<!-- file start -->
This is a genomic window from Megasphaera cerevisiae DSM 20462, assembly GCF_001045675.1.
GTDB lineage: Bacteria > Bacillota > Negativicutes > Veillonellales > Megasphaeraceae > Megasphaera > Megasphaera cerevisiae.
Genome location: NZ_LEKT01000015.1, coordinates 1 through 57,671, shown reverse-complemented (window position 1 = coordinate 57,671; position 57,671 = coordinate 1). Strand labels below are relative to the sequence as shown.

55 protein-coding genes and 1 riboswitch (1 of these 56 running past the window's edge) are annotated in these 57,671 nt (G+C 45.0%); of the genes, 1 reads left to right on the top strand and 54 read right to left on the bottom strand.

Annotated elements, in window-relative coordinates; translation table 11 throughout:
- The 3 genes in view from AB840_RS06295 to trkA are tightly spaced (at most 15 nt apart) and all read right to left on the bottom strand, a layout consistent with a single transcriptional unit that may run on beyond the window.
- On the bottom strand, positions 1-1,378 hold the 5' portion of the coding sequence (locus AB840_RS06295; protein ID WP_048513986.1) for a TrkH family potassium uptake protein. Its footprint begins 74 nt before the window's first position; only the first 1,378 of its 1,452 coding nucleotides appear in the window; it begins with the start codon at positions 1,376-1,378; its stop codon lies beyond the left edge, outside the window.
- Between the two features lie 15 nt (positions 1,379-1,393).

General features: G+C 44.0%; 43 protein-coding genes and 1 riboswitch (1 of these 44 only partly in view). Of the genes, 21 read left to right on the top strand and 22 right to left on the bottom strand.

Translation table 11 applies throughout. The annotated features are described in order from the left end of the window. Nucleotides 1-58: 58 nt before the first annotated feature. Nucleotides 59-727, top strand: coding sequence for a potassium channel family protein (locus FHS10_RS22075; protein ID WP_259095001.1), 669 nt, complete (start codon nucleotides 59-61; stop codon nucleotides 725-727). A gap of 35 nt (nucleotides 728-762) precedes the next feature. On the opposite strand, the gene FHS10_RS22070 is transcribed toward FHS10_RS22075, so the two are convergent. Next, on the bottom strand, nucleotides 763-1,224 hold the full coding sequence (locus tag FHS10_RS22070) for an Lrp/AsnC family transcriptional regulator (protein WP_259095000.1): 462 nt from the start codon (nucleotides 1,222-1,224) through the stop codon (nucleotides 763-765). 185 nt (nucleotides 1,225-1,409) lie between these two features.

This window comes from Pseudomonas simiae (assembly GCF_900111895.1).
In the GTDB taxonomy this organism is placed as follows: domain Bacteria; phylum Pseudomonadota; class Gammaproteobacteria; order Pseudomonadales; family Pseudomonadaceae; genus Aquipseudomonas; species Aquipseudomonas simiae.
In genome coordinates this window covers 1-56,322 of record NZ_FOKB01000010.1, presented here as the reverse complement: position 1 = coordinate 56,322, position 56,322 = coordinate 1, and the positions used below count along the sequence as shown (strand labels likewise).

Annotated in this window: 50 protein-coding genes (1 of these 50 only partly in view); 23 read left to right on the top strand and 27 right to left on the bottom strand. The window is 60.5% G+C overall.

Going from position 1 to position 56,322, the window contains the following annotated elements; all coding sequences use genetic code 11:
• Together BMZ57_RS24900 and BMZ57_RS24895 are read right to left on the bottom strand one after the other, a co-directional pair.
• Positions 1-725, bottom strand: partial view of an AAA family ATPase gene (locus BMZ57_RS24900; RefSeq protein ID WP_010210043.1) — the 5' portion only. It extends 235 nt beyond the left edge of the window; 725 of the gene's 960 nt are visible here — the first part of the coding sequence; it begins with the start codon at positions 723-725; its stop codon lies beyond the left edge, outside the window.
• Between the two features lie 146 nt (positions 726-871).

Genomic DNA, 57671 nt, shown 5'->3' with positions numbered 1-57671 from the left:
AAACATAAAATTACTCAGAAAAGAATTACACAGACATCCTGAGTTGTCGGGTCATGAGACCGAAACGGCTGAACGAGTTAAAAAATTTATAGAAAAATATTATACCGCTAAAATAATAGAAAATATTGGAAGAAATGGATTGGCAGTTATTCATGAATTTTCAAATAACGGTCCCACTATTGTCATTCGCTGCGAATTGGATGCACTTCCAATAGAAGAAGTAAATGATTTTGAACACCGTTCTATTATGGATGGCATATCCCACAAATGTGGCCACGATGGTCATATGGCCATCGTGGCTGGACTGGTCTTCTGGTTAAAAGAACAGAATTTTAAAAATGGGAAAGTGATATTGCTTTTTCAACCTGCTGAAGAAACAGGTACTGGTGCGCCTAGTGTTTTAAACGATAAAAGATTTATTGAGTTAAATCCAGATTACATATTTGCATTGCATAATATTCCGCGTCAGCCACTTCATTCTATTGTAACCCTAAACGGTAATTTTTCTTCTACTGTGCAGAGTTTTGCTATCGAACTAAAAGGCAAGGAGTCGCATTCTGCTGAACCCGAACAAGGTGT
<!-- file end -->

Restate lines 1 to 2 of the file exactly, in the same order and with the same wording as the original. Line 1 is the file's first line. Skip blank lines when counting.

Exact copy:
This is a genomic window from Megasphaera cerevisiae DSM 20462, assembly GCF_001045675.1.
GTDB lineage: Bacteria > Bacillota > Negativicutes > Veillonellales > Megasphaeraceae > Megasphaera > Megasphaera cerevisiae.